A vintage for Chateauneuf, not unlike Bordeaux, that seems to be in an ‘as good as it gets’ point in its life. Although I have very little experience with this year, just about every bottle has fit that statement like a glove, and this was no different. A pungent nose, full of smoked shitake mushrooms, melted asphalt, crushed berries and iron notes that prove to be more interesting than the palate. While the wine is symmetrical, full of sappy dark cherry fruit and of medium constitution in the mouth, it is extremely short and lacks the excitement of top vintages of this wine. Solid and in the zone, but not an outstanding representation of this domaine, 86 points.

1999 Chateauneuf du Pape, from magnum
Surprisingly, this wine took quite a bit of coaxing to really strut its stuff (it exhibits a bit more restraint than most wines I’ve tasted from this vintage). Initially the nose comes off as very loamy, with exotic Asian spices, braised game, chestnut and dark fig fruit all making an appearance. The wine progressively builds in the palate, with a seductive silky texture pumping out garrigue and rose petals notes on the finish. This really fleshed out and packed on fat in the glass and perhaps is a more ‘serious’ ’99 in that regard, 92+ points.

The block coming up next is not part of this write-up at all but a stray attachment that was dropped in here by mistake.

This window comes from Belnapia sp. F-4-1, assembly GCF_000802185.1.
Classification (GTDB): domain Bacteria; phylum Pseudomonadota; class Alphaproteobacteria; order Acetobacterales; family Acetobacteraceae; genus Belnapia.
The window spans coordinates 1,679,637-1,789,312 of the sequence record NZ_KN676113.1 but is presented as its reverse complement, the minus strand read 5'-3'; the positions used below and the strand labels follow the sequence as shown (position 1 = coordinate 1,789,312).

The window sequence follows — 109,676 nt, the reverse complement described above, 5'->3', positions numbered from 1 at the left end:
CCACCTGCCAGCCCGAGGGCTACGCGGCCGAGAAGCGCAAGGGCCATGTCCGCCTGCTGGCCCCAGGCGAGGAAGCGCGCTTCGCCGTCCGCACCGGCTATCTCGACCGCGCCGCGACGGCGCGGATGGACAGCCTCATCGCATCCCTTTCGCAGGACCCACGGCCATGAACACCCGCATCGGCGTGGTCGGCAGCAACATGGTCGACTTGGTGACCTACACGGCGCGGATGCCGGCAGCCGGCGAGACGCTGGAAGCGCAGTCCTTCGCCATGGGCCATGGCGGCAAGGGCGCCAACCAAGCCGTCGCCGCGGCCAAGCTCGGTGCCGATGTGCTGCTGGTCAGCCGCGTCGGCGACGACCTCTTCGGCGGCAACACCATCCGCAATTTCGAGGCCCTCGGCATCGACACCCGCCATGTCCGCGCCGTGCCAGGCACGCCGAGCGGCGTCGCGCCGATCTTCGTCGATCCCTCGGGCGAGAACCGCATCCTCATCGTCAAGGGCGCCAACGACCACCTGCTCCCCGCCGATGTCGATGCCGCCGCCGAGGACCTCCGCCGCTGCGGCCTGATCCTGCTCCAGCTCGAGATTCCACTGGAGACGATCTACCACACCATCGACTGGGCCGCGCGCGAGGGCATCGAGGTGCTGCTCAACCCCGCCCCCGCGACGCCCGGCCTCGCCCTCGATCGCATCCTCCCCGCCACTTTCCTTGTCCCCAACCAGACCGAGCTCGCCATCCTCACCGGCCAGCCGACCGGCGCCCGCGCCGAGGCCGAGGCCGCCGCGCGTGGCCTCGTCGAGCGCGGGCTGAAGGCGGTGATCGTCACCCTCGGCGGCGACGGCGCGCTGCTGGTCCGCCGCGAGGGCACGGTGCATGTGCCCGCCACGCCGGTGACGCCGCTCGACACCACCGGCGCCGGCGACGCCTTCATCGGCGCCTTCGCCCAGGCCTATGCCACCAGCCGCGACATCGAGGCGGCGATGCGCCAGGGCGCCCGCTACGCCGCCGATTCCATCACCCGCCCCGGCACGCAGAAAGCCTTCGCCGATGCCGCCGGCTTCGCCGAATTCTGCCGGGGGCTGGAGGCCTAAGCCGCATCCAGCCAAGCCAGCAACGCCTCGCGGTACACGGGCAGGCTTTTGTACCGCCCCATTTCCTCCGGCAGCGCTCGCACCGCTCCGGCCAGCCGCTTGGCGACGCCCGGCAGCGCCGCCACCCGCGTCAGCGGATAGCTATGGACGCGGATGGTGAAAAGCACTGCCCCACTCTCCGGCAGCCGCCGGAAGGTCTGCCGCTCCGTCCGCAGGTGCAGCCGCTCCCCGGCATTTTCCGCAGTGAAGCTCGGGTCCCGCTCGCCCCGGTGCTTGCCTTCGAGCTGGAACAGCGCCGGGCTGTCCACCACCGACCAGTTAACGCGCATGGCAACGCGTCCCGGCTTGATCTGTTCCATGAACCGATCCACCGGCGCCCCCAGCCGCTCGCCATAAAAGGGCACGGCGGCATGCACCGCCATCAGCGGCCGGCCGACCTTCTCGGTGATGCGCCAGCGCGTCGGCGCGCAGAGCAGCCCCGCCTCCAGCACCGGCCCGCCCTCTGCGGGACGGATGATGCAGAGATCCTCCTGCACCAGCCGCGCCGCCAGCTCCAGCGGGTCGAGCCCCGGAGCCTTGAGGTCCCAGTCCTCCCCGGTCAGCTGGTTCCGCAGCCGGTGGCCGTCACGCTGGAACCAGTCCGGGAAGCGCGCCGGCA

1995 Chateauneuf du Pape
Although the wine was certainly a bit warm in its serving temperature, the quality of this vintage is beginning to really come through. Initially taut, but darker and denser than any vintage we’d tasted thus far, the nose shows excellent purity, revealing notions of dark plum, forest floor, fig cake and cardamom spices. The wine is thick and layered in the mouth, demonstrating a great beam of minerality and hints of the spectacular virtures that this vintage has yet to reveal, 94+ points. This should prove to be a great wine for the cellar and contrasted very well to the ’89.